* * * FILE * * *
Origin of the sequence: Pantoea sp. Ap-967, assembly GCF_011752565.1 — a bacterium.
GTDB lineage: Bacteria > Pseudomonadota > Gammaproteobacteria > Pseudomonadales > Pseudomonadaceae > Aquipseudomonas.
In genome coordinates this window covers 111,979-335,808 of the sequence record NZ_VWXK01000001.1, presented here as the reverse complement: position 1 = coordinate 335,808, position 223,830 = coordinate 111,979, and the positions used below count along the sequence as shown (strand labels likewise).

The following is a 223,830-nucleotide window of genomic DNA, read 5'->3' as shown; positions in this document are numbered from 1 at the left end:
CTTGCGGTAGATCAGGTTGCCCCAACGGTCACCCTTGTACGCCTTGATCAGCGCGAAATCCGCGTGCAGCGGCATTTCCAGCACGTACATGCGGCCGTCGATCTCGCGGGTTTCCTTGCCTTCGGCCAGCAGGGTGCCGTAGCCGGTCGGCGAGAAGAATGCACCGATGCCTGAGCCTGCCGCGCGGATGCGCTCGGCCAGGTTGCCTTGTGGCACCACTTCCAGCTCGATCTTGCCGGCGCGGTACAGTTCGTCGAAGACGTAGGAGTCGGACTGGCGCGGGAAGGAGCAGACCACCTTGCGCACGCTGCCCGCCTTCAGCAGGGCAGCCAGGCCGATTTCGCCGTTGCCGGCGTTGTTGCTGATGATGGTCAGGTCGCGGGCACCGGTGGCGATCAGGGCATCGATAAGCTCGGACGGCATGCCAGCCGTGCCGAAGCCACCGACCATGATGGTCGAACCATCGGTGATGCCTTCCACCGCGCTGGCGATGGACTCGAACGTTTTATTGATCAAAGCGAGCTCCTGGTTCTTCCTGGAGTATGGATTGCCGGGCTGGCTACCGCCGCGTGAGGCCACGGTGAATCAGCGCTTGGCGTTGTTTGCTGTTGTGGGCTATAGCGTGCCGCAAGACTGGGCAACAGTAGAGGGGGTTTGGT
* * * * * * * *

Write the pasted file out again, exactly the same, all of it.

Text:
Origin of the sequence: Pantoea sp. Ap-967, assembly GCF_011752565.1 — a bacterium.
GTDB lineage: Bacteria > Pseudomonadota > Gammaproteobacteria > Pseudomonadales > Pseudomonadaceae > Aquipseudomonas.
In genome coordinates this window covers 111,979-335,808 of the sequence record NZ_VWXK01000001.1, presented here as the reverse complement: position 1 = coordinate 335,808, position 223,830 = coordinate 111,979, and the positions used below count along the sequence as shown (strand labels likewise).

The following is a 223,830-nucleotide window of genomic DNA, read 5'->3' as shown; positions in this document are numbered from 1 at the left end:
CTTGCGGTAGATCAGGTTGCCCCAACGGTCACCCTTGTACGCCTTGATCAGCGCGAAATCCGCGTGCAGCGGCATTTCCAGCACGTACATGCGGCCGTCGATCTCGCGGGTTTCCTTGCCTTCGGCCAGCAGGGTGCCGTAGCCGGTCGGCGAGAAGAATGCACCGATGCCTGAGCCTGCCGCGCGGATGCGCTCGGCCAGGTTGCCTTGTGGCACCACTTCCAGCTCGATCTTGCCGGCGCGGTACAGTTCGTCGAAGACGTAGGAGTCGGACTGGCGCGGGAAGGAGCAGACCACCTTGCGCACGCTGCCCGCCTTCAGCAGGGCAGCCAGGCCGATTTCGCCGTTGCCGGCGTTGTTGCTGATGATGGTCAGGTCGCGGGCACCGGTGGCGATCAGGGCATCGATAAGCTCGGACGGCATGCCAGCCGTGCCGAAGCCACCGACCATGATGGTCGAACCATCGGTGATGCCTTCCACCGCGCTGGCGATGGACTCGAACGTTTTATTGATCAAAGCGAGCTCCTGGTTCTTCCTGGAGTATGGATTGCCGGGCTGGCTACCGCCGCGTGAGGCCACGGTGAATCAGCGCTTGGCGTTGTTTGCTGTTGTGGGCTATAGCGTGCCGCAAGACTGGGCAACAGTAGAGGGGGTTTGGT